Verifying and validating
- Taking action on symptoms is akin to putting a band-aid on a serious wound: it does nothing to treat the underlying causes. You can't verify effectiveness until actions have been fully carried out. - Improvements don't stick unless they are made the new norm.
The actions taken must get beyond the superficial symptoms and address the underlying causes of the problem, removing or significantly reducing them. Make sure that all relevant documentation reflects the new methods put in place by the corrective action.
Another powerful form of evidence is your own first-hand observations.
That’s not to say that you can't accept verbal evidence, but records, data, and first-hand observations are certainly better.
So the best option is to remove the cause, but the next best option is to at least reduce the cause. You are seeking objective, factual evidence that your problem causes have been reduced or removed.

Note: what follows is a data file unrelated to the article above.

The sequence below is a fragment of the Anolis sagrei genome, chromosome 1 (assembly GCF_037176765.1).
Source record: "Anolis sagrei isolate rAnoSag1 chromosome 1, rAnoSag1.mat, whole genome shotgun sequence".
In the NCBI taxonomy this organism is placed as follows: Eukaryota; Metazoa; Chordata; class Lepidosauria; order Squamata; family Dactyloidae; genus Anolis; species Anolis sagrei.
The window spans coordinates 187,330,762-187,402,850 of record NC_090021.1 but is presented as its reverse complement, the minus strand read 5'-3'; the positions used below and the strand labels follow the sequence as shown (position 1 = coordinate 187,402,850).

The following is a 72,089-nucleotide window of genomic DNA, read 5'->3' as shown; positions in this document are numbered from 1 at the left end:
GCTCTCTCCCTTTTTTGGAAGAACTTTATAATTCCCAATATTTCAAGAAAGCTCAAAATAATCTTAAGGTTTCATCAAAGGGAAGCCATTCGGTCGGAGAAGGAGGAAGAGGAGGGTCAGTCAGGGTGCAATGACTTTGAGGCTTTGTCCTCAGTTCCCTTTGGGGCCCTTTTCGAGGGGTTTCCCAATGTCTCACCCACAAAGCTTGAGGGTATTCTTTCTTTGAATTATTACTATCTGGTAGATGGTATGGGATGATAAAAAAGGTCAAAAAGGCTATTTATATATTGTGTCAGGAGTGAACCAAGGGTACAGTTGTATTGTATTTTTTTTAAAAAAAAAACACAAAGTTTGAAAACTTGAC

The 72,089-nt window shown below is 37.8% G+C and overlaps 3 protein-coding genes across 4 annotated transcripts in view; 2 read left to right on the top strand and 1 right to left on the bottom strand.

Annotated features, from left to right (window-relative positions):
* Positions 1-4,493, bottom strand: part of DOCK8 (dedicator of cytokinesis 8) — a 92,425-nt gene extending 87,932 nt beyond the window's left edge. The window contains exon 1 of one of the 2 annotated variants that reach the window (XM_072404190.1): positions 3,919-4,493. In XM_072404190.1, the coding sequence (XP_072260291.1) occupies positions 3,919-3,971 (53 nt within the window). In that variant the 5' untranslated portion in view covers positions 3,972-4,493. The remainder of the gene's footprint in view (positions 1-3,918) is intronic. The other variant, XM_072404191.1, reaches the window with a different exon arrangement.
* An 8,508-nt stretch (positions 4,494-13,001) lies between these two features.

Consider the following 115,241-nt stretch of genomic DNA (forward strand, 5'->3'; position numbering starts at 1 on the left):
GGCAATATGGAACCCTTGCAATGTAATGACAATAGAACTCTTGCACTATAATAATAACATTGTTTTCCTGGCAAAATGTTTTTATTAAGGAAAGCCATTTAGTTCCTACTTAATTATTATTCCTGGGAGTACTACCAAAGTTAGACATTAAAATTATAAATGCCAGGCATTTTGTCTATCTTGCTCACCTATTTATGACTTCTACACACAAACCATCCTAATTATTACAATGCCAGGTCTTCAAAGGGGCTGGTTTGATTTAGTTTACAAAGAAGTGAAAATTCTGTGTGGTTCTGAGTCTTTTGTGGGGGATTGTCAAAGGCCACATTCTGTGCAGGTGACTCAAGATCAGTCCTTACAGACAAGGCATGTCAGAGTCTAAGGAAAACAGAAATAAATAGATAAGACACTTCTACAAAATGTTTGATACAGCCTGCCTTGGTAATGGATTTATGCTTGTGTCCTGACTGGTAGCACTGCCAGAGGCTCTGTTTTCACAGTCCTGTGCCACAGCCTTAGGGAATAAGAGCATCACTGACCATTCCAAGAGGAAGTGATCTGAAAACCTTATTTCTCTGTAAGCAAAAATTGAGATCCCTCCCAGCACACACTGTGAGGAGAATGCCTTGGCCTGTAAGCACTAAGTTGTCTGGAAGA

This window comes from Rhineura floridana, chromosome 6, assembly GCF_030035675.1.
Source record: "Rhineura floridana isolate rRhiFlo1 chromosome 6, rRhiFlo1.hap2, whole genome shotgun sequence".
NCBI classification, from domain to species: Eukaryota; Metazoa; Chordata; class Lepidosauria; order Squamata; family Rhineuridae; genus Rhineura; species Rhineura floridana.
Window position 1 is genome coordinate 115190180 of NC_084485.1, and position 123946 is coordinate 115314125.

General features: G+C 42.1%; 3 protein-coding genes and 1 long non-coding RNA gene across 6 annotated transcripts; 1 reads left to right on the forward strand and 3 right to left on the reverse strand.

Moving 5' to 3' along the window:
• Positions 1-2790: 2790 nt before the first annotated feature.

This evidence usually takes the form of data or records.
Broader and more severe problems lead to more profound solutions, which in turn require more evidence to verify effectiveness. The scale of verification must match the scale of the actions taken.Locate the applicable customers and get their opinions.If customers have not noticed an improvement, it can be logically argued that the actions have not been effective. - If the problem continues to occur at the same level as before, then the corrective action is not effective.What is the customer's perception of an improvement? Have customers noticed a change in the quality of goods or services?Keep in mind that these could be internal or external customers.